The Board of Education was tight-lipped on the issue.

One secretary at the Board offices said, "Well, of course we are happy about it," but the chair of the Board, Tom Willsy, declined to comment.

Word spread quickly in Tecumseh, Okla., Earls' hometown. "The principal made an announcement in school [about the case] ... my friends were all very supportive, but I know people talked behind my back when I first filed the case. There were a lot of rumors about the drugs I was supposedly on, even though I tested negative in three different tests," Earls said.

One of those supportive friends from Tecumseh was Robby Lewis -- now a student at the New England Culinary Institute in Montpelier, Vt. "I totally agree with Lindsay," Lewis said. "I am glad someone from our school actually stood up and said something ... I am really proud of her. I don't think many people would have the guts to do what she did."

Earls expressed concern about how her sister, Lacey -- who is also named as a plaintiff in the case -- was being treated. "Some students were treating my sister badly, and I had to put my foot down about that. That makes me angry ... don't even mess with my little sister."

Earls' lawyer recently arranged a dinner for her to meet people who had worked on the case, including a clerk to one of the Supreme Court justices.

"I met some awesome people. It's really good to have that support," Earls said.

The case will be heard sometime in March 2002 in Washington, D.C., unless the school asks for an extension.

Earls will not testify, although she was asked to provide a deposition.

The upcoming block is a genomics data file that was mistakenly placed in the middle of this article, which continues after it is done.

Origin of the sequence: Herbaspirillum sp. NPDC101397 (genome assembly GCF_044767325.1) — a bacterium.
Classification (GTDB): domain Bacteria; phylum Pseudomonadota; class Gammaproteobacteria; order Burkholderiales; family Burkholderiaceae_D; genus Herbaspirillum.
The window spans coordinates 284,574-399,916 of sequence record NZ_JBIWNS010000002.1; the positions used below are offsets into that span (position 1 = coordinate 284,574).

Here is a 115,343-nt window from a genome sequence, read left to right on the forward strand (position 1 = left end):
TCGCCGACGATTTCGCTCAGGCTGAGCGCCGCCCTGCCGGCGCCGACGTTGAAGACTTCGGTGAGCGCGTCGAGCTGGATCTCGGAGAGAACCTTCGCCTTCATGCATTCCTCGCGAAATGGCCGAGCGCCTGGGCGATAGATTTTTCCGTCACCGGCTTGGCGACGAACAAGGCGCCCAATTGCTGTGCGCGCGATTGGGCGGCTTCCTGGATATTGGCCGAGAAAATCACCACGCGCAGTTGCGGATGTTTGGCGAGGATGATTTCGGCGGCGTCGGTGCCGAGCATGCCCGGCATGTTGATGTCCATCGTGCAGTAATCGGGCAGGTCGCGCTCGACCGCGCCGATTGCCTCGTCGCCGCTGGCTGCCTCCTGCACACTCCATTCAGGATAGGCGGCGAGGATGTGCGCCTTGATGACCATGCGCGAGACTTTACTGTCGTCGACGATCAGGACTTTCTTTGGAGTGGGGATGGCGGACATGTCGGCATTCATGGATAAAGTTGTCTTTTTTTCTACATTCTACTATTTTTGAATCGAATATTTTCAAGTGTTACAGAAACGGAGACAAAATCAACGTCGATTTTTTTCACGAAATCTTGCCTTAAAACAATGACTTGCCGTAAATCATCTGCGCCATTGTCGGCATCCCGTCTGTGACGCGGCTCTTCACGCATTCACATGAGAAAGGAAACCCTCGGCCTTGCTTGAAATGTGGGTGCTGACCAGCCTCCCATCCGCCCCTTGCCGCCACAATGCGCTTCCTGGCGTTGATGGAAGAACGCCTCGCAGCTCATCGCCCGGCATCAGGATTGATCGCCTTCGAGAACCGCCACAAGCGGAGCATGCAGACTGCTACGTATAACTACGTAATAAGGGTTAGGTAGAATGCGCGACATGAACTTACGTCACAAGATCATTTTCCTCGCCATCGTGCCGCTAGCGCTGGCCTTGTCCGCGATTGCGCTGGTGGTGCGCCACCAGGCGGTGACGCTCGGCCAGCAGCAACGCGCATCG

"I was questioned for two hours. They tried to get anything out of me. I was questioned about drug use, dating habits, everything. They knew I wasn't very sketchy, so my deposition was actually the shortest one," Earls said. "The school board president was so shaken after her deposition that she got in a car accident on her way home."

What does Earls hope to gain from the lawsuit? "Win or lose, I want a definite stance on this issue from the Supreme Court, because at this point, there isn't one. The ambiguity of the Vernonia ruling was what led to other schools thinking they could test anyone."

As to the ruling, Boyd "tries not to make predictions." The issue was not one that was "split cleanly between liberals and conservatives," he said.

The Earls vs. Board of Education is the first case Boyd will argue in the Supreme Court, although he has worked on others in the past. Boyd said that he is confident.

"I feel like I will be well prepared. This is a good opportunity to set the law straight in the right direction," he said.

Although excited, Earls is taking the drama in stride. She has calmly cut articles from papers such as The New York Times, The Washington Times and The Wall Street Journal. She was also featured in Teen People and National Public Radio.

Earls is glad that she could have this experience. "I have learned that even though someone is young, you can definitely make a change, if there is something you don't like, you can do something about it. Just go for it."